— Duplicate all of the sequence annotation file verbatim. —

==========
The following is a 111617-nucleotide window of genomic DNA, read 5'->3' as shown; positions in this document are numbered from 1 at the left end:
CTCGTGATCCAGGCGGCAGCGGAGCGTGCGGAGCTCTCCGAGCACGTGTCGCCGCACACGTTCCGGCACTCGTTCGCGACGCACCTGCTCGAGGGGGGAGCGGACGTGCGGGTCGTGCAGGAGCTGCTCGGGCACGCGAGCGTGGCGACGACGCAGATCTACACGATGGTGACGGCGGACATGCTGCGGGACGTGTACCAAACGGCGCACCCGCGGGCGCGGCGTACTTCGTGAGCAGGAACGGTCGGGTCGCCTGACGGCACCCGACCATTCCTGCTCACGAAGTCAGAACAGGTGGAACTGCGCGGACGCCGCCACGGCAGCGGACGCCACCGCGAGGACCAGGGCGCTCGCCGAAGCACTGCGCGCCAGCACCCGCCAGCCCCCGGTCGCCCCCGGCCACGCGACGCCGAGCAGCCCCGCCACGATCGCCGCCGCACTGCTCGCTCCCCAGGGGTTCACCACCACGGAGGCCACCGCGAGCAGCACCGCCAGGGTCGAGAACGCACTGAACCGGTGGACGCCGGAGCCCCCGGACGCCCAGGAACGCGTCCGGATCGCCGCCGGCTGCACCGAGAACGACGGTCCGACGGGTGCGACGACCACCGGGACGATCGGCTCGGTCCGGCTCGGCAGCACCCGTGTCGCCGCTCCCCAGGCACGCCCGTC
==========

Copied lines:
The following is a 111617-nucleotide window of genomic DNA, read 5'->3' as shown; positions in this document are numbered from 1 at the left end:
CTCGTGATCCAGGCGGCAGCGGAGCGTGCGGAGCTCTCCGAGCACGTGTCGCCGCACACGTTCCGGCACTCGTTCGCGACGCACCTGCTCGAGGGGGGAGCGGACGTGCGGGTCGTGCAGGAGCTGCTCGGGCACGCGAGCGTGGCGACGACGCAGATCTACACGATGGTGACGGCGGACATGCTGCGGGACGTGTACCAAACGGCGCACCCGCGGGCGCGGCGTACTTCGTGAGCAGGAACGGTCGGGTCGCCTGACGGCACCCGACCATTCCTGCTCACGAAGTCAGAACAGGTGGAACTGCGCGGACGCCGCCACGGCAGCGGACGCCACCGCGAGGACCAGGGCGCTCGCCGAAGCACTGCGCGCCAGCACCCGCCAGCCCCCGGTCGCCCCCGGCCACGCGACGCCGAGCAGCCCCGCCACGATCGCCGCCGCACTGCTCGCTCCCCAGGGGTTCACCACCACGGAGGCCACCGCGAGCAGCACCGCCAGGGTCGAGAACGCACTGAACCGGTGGACGCCGGAGCCCCCGGACGCCCAGGAACGCGTCCGGATCGCCGCCGGCTGCACCGAGAACGACGGTCCGACGGGTGCGACGACCACCGGGACGATCGGCTCGGTCCGGCTCGGCAGCACCCGTGTCGCCGCTCCCCAGGCACGCCCGTC